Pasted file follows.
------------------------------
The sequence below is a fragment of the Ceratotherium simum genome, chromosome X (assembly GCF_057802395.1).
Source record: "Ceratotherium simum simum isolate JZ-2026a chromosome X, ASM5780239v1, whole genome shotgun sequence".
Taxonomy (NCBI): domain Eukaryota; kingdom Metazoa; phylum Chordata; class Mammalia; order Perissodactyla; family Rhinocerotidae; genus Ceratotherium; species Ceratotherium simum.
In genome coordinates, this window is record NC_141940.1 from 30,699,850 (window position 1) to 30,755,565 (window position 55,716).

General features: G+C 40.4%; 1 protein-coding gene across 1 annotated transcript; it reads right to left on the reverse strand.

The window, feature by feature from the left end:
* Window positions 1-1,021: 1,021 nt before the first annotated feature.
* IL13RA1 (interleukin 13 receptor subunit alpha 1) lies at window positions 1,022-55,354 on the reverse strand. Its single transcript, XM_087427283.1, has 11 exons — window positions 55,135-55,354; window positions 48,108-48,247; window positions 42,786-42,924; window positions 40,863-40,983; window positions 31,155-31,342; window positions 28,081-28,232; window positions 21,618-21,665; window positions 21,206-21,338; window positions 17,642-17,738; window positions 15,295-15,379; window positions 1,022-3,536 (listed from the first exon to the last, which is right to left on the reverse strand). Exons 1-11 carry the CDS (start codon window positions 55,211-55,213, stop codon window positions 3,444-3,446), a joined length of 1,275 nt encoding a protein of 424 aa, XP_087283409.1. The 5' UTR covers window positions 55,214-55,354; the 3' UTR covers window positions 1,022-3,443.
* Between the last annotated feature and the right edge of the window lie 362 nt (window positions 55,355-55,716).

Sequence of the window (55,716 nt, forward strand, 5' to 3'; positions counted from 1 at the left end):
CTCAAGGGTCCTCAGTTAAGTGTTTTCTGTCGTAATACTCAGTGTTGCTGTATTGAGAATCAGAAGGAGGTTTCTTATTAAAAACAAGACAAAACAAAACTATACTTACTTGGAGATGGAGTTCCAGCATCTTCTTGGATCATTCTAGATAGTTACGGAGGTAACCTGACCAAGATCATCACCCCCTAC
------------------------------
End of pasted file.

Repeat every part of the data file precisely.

The sequence below is a fragment of the Ceratotherium simum genome, chromosome X (assembly GCF_057802395.1).
Source record: "Ceratotherium simum simum isolate JZ-2026a chromosome X, ASM5780239v1, whole genome shotgun sequence".
Taxonomy (NCBI): domain Eukaryota; kingdom Metazoa; phylum Chordata; class Mammalia; order Perissodactyla; family Rhinocerotidae; genus Ceratotherium; species Ceratotherium simum.
In genome coordinates, this window is record NC_141940.1 from 30,699,850 (window position 1) to 30,755,565 (window position 55,716).

General features: G+C 40.4%; 1 protein-coding gene across 1 annotated transcript; it reads right to left on the reverse strand.

The window, feature by feature from the left end:
* Window positions 1-1,021: 1,021 nt before the first annotated feature.
* IL13RA1 (interleukin 13 receptor subunit alpha 1) lies at window positions 1,022-55,354 on the reverse strand. Its single transcript, XM_087427283.1, has 11 exons — window positions 55,135-55,354; window positions 48,108-48,247; window positions 42,786-42,924; window positions 40,863-40,983; window positions 31,155-31,342; window positions 28,081-28,232; window positions 21,618-21,665; window positions 21,206-21,338; window positions 17,642-17,738; window positions 15,295-15,379; window positions 1,022-3,536 (listed from the first exon to the last, which is right to left on the reverse strand). Exons 1-11 carry the CDS (start codon window positions 55,211-55,213, stop codon window positions 3,444-3,446), a joined length of 1,275 nt encoding a protein of 424 aa, XP_087283409.1. The 5' UTR covers window positions 55,214-55,354; the 3' UTR covers window positions 1,022-3,443.
* Between the last annotated feature and the right edge of the window lie 362 nt (window positions 55,355-55,716).

Sequence of the window (55,716 nt, forward strand, 5' to 3'; positions counted from 1 at the left end):
CTCAAGGGTCCTCAGTTAAGTGTTTTCTGTCGTAATACTCAGTGTTGCTGTATTGAGAATCAGAAGGAGGTTTCTTATTAAAAACAAGACAAAACAAAACTATACTTACTTGGAGATGGAGTTCCAGCATCTTCTTGGATCATTCTAGATAGTTACGGAGGTAACCTGACCAAGATCATCACCCCCTAC